Your Guide to Selling a Business with Excess Inventory

Businesses with a long tenure in the marketplace commonly have surplus inventory over and above what is required to run the business.  This can be especially true for distributors or retailers whose inventory is their number one asset.  Surplus inventory really only becomes a problem when a business owner wants to sell the business.

A Broker’s Opinion of the Most Probable Selling Price provides the owner with an estimate of the selling price of their business.  The multiples and ratios used to calculate this price are typically derived from Merger and Acquisition databases that compile sales data from private company transactions.  These database figures do include normal levels of inventory required to run the business, much like buying a car and expecting gas in the tank.  However, when there is surplus inventory, it can distort the selling price and raise it to an unacceptable level for both buyers and lenders.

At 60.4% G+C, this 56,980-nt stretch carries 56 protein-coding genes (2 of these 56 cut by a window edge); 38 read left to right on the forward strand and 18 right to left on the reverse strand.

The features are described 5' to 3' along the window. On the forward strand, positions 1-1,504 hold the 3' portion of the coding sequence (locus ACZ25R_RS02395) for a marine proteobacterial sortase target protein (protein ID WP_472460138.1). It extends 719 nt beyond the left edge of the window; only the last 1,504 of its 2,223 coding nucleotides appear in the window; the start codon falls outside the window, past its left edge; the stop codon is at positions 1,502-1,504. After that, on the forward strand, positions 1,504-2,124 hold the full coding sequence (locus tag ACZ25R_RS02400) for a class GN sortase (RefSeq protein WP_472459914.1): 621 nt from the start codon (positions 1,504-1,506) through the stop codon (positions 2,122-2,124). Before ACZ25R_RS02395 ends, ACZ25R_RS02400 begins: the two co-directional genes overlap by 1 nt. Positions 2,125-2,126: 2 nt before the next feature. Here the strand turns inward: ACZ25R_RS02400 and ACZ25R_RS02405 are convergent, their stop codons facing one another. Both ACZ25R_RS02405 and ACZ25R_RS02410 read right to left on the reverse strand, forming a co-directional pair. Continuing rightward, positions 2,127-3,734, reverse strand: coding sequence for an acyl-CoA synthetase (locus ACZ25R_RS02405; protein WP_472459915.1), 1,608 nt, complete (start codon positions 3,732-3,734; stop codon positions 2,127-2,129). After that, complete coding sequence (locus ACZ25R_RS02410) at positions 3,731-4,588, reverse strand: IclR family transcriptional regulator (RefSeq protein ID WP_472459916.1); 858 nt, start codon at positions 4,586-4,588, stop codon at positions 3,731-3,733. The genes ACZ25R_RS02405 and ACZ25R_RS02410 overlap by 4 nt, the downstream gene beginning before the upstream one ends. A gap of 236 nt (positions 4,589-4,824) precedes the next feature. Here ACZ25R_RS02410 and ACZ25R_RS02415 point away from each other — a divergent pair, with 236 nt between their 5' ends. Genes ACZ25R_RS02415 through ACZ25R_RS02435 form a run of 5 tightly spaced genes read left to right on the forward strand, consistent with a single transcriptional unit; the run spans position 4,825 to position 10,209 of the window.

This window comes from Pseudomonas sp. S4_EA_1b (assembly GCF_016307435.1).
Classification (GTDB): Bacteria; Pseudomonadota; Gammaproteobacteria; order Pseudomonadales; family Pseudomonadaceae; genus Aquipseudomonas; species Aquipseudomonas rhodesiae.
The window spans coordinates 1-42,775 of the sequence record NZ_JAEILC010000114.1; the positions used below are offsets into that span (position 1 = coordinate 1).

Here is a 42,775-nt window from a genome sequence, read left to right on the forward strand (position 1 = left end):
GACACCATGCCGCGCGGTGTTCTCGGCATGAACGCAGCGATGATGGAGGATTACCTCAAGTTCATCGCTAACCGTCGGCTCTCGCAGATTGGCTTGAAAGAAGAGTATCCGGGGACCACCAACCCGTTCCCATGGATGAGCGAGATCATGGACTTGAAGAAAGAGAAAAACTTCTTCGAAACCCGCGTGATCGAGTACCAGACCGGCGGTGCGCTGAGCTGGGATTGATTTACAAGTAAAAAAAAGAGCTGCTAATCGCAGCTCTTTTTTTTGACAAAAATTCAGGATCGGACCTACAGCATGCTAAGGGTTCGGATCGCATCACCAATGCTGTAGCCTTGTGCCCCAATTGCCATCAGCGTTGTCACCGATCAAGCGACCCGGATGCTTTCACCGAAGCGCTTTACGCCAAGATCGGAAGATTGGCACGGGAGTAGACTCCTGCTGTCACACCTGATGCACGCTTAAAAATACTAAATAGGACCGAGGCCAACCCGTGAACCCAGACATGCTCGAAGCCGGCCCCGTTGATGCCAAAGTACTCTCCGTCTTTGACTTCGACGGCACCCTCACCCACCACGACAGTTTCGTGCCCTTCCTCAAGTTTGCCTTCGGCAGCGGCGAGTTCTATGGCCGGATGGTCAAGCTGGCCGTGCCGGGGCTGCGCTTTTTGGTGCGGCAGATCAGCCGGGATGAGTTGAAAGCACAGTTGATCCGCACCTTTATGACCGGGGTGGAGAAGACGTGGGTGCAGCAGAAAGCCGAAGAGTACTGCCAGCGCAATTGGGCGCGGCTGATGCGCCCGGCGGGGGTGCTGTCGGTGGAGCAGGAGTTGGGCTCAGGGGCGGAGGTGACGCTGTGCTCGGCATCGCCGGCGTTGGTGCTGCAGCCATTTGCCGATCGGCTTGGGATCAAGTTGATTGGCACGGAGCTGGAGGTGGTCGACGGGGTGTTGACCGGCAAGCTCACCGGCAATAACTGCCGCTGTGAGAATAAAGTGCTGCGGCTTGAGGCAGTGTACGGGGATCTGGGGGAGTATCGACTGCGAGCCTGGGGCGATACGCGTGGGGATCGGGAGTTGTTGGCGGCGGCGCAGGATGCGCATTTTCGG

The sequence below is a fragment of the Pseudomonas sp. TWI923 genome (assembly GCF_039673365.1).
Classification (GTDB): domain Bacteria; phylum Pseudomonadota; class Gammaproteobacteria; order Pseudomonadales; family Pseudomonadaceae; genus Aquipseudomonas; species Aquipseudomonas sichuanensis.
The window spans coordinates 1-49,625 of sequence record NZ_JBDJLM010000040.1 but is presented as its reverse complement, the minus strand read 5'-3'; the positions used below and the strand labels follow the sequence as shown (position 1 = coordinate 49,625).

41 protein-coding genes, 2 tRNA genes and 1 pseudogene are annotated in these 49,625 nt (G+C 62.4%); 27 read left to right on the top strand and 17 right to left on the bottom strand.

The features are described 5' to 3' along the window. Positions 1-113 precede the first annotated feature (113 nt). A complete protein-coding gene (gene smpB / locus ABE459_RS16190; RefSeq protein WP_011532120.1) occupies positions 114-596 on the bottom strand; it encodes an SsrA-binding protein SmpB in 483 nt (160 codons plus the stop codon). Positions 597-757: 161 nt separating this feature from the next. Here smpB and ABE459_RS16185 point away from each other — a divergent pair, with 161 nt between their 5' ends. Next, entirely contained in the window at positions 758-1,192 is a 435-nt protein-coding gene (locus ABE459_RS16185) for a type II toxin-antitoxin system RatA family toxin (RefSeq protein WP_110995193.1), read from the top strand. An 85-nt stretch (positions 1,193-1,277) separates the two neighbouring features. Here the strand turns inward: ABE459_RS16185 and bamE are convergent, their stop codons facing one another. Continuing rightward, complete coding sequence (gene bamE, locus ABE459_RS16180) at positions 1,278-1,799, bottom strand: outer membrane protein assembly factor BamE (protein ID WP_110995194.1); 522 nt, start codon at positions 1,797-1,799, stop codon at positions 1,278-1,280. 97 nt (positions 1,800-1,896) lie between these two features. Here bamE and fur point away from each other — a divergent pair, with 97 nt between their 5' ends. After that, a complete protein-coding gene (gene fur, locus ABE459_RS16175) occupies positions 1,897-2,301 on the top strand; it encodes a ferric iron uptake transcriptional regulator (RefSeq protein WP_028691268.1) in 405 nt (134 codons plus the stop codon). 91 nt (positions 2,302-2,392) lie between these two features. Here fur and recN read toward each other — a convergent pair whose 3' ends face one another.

Excess inventory is a limitation in the eyes of a lender and a savvy buyer.  Lenders have debt servicing ratios that they are bound by and they will often pass on opportunities that disregard these thresholds.  Consequently, adding the extra inventory to the selling price and expecting a buyer to pay for it is not a viable option to a successful business sale.

The most viable way to sell a business with excess inventory is to offer the business to the market with the proper inventory levels and dispose of the excess.  The seller can actively reduce the inventory levels while the business is being marketed through normal sales or vendor returns.  Obsolete or unsalable inventory should also be disposed of as a buyer will naturally reject this inventory as part of the deal.  If there continues to be excess inventory at the time of closing, there are some options for both the buyer and the seller.  These options include offering incentives or liquidating the inventory through other means.

There are many creative ways to deal with excessive inventory when selling a business, but simply expecting the buyer to buy it, is not the best way.